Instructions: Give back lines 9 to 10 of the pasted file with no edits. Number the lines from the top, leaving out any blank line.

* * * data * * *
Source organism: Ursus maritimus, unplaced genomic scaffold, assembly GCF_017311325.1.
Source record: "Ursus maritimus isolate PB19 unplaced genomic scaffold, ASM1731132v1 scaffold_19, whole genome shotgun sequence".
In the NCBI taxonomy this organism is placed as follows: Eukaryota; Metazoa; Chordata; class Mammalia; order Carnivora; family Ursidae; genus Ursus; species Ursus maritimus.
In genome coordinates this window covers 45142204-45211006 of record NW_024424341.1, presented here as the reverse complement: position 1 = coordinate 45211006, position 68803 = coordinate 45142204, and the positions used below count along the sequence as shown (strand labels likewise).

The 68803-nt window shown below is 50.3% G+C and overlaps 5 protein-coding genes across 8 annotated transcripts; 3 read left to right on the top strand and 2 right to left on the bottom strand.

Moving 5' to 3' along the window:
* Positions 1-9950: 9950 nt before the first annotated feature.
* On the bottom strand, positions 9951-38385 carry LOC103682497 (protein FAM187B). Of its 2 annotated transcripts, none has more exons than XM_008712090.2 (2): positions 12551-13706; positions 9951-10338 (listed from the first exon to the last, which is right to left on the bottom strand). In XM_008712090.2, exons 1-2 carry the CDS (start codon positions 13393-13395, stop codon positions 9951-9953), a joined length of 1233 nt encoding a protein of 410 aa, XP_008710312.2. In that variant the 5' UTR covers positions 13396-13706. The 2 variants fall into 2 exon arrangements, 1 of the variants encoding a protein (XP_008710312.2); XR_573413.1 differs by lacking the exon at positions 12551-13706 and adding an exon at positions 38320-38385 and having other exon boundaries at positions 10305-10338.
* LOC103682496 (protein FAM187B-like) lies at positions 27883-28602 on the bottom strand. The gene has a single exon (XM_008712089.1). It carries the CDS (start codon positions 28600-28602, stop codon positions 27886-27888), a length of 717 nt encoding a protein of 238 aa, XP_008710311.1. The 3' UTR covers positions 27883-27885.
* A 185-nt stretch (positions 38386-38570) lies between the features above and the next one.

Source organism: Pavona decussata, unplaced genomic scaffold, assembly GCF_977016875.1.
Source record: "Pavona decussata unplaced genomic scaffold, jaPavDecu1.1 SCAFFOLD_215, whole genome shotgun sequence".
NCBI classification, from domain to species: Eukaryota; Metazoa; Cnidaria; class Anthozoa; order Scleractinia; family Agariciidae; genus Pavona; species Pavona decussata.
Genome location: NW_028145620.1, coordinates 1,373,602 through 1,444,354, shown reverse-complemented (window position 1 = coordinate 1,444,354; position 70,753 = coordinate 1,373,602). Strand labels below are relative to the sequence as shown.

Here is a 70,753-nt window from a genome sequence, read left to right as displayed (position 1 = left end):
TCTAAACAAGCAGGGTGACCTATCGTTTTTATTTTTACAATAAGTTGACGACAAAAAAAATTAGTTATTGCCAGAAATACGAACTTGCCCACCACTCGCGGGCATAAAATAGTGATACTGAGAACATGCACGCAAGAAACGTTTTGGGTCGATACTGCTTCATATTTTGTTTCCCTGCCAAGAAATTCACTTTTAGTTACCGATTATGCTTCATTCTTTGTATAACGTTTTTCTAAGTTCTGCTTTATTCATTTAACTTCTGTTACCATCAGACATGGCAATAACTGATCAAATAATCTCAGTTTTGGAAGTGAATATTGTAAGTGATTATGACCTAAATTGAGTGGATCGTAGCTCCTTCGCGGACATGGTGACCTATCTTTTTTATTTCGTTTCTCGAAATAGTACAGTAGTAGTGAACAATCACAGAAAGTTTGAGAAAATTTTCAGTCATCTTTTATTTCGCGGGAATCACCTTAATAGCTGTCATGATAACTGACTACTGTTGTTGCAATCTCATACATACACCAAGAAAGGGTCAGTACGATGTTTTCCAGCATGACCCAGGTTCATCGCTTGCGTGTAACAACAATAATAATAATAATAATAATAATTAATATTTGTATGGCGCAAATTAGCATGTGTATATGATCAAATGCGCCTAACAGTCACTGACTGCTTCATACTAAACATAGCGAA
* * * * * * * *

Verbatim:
* LOC103682496 (protein FAM187B-like) lies at positions 27883-28602 on the bottom strand. The gene has a single exon (XM_008712089.1). It carries the CDS (start codon positions 28600-28602, stop codon positions 27886-27888), a length of 717 nt encoding a protein of 238 aa, XP_008710311.1. The 3' UTR covers positions 27883-27885.
* A 185-nt stretch (positions 38386-38570) lies between the features above and the next one.